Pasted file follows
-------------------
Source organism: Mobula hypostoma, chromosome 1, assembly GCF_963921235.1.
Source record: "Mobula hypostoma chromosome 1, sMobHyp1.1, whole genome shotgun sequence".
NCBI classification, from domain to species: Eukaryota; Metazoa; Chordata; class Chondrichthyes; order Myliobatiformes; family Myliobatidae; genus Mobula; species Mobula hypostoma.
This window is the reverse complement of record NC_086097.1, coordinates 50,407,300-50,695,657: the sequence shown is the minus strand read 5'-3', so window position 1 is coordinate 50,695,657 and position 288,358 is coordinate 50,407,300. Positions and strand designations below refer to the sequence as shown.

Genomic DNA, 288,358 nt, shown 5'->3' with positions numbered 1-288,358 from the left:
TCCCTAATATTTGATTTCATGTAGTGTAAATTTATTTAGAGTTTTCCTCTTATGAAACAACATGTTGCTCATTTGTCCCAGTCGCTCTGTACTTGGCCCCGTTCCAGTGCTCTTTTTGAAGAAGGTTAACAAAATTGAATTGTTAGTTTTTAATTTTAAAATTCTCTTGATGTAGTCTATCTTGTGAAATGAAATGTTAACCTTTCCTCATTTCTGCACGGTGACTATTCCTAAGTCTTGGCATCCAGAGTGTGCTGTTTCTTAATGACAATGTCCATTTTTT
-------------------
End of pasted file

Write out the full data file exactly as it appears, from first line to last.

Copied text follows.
Source organism: Mobula hypostoma, chromosome 1, assembly GCF_963921235.1.
Source record: "Mobula hypostoma chromosome 1, sMobHyp1.1, whole genome shotgun sequence".
NCBI classification, from domain to species: Eukaryota; Metazoa; Chordata; class Chondrichthyes; order Myliobatiformes; family Myliobatidae; genus Mobula; species Mobula hypostoma.
This window is the reverse complement of record NC_086097.1, coordinates 50,407,300-50,695,657: the sequence shown is the minus strand read 5'-3', so window position 1 is coordinate 50,695,657 and position 288,358 is coordinate 50,407,300. Positions and strand designations below refer to the sequence as shown.

Genomic DNA, 288,358 nt, shown 5'->3' with positions numbered 1-288,358 from the left:
TCCCTAATATTTGATTTCATGTAGTGTAAATTTATTTAGAGTTTTCCTCTTATGAAACAACATGTTGCTCATTTGTCCCAGTCGCTCTGTACTTGGCCCCGTTCCAGTGCTCTTTTTGAAGAAGGTTAACAAAATTGAATTGTTAGTTTTTAATTTTAAAATTCTCTTGATGTAGTCTATCTTGTGAAATGAAATGTTAACCTTTCCTCATTTCTGCACGGTGACTATTCCTAAGTCTTGGCATCCAGAGTGTGCTGTTTCTTAATGACAATGTCCATTTTTT